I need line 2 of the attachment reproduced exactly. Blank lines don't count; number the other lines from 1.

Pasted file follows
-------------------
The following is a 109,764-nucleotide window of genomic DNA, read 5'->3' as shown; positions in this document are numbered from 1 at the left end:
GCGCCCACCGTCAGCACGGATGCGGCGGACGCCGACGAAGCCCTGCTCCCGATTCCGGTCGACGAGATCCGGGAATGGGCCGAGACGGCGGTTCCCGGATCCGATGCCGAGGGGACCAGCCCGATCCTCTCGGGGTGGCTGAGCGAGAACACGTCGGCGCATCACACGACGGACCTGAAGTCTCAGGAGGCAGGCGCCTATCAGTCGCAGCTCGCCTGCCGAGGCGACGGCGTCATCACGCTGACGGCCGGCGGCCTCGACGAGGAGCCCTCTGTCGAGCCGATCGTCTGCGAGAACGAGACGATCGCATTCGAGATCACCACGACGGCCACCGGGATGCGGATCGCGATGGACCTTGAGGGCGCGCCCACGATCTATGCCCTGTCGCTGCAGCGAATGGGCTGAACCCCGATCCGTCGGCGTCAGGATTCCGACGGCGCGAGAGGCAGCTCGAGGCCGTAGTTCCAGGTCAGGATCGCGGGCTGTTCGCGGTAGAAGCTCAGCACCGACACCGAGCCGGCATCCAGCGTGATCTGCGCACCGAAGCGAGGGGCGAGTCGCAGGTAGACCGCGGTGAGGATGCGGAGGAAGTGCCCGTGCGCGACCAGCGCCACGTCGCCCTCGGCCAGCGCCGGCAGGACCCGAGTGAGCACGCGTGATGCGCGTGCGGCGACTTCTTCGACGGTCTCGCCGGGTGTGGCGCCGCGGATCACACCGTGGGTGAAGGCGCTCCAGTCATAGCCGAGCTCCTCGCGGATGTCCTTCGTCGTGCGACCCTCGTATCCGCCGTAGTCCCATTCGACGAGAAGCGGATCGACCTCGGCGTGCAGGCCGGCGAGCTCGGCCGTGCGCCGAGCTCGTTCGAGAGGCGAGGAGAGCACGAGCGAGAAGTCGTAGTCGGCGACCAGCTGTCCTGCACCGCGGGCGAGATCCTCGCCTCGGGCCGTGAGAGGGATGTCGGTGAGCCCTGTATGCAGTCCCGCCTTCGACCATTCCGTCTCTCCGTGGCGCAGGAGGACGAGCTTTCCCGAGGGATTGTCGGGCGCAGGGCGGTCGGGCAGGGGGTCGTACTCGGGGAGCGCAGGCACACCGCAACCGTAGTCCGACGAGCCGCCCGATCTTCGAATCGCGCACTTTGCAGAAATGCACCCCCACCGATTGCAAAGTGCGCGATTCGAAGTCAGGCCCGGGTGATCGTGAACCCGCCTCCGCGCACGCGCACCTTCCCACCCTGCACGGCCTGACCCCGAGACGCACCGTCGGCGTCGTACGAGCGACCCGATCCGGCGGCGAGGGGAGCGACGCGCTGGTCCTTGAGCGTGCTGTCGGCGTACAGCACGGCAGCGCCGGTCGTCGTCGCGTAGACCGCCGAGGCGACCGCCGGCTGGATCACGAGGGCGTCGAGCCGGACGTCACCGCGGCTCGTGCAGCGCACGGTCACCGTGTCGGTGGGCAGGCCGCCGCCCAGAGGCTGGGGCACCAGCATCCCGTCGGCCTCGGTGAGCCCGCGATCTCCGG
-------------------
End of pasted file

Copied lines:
GCGCCCACCGTCAGCACGGATGCGGCGGACGCCGACGAAGCCCTGCTCCCGATTCCGGTCGACGAGATCCGGGAATGGGCCGAGACGGCGGTTCCCGGATCCGATGCCGAGGGGACCAGCCCGATCCTCTCGGGGTGGCTGAGCGAGAACACGTCGGCGCATCACACGACGGACCTGAAGTCTCAGGAGGCAGGCGCCTATCAGTCGCAGCTCGCCTGCCGAGGCGACGGCGTCATCACGCTGACGGCCGGCGGCCTCGACGAGGAGCCCTCTGTCGAGCCGATCGTCTGCGAGAACGAGACGATCGCATTCGAGATCACCACGACGGCCACCGGGATGCGGATCGCGATGGACCTTGAGGGCGCGCCCACGATCTATGCCCTGTCGCTGCAGCGAATGGGCTGAACCCCGATCCGTCGGCGTCAGGATTCCGACGGCGCGAGAGGCAGCTCGAGGCCGTAGTTCCAGGTCAGGATCGCGGGCTGTTCGCGGTAGAAGCTCAGCACCGACACCGAGCCGGCATCCAGCGTGATCTGCGCACCGAAGCGAGGGGCGAGTCGCAGGTAGACCGCGGTGAGGATGCGGAGGAAGTGCCCGTGCGCGACCAGCGCCACGTCGCCCTCGGCCAGCGCCGGCAGGACCCGAGTGAGCACGCGTGATGCGCGTGCGGCGACTTCTTCGACGGTCTCGCCGGGTGTGGCGCCGCGGATCACACCGTGGGTGAAGGCGCTCCAGTCATAGCCGAGCTCCTCGCGGATGTCCTTCGTCGTGCGACCCTCGTATCCGCCGTAGTCCCATTCGACGAGAAGCGGATCGACCTCGGCGTGCAGGCCGGCGAGCTCGGCCGTGCGCCGAGCTCGTTCGAGAGGCGAGGAGAGCACGAGCGAGAAGTCGTAGTCGGCGACCAGCTGTCCTGCACCGCGGGCGAGATCCTCGCCTCGGGCCGTGAGAGGGATGTCGGTGAGCCCTGTATGCAGTCCCGCCTTCGACCATTCCGTCTCTCCGTGGCGCAGGAGGACGAGCTTTCCCGAGGGATTGTCGGGCGCAGGGCGGTCGGGCAGGGGGTCGTACTCGGGGAGCGCAGGCACACCGCAACCGTAGTCCGACGAGCCGCCCGATCTTCGAATCGCGCACTTTGCAGAAATGCACCCCCACCGATTGCAAAGTGCGCGATTCGAAGTCAGGCCCGGGTGATCGTGAACCCGCCTCCGCGCACGCGCACCTTCCCACCCTGCACGGCCTGACCCCGAGACGCACCGTCGGCGTCGTACGAGCGACCCGATCCGGCGGCGAGGGGAGCGACGCGCTGGTCCTTGAGCGTGCTGTCGGCGTACAGCACGGCAGCGCCGGTCGTCGTCGCGTAGACCGCCGAGGCGACCGCCGGCTGGATCACGAGGGCGTCGAGCCGGACGTCACCGCGGCTCGTGCAGCGCACGGTCACCGTGTCGGTGGGCAGGCCGCCGCCCAGAGGCTGGGGCACCAGCATCCCGTCGGCCTCGGTGAGCCCGCGATCTCCGG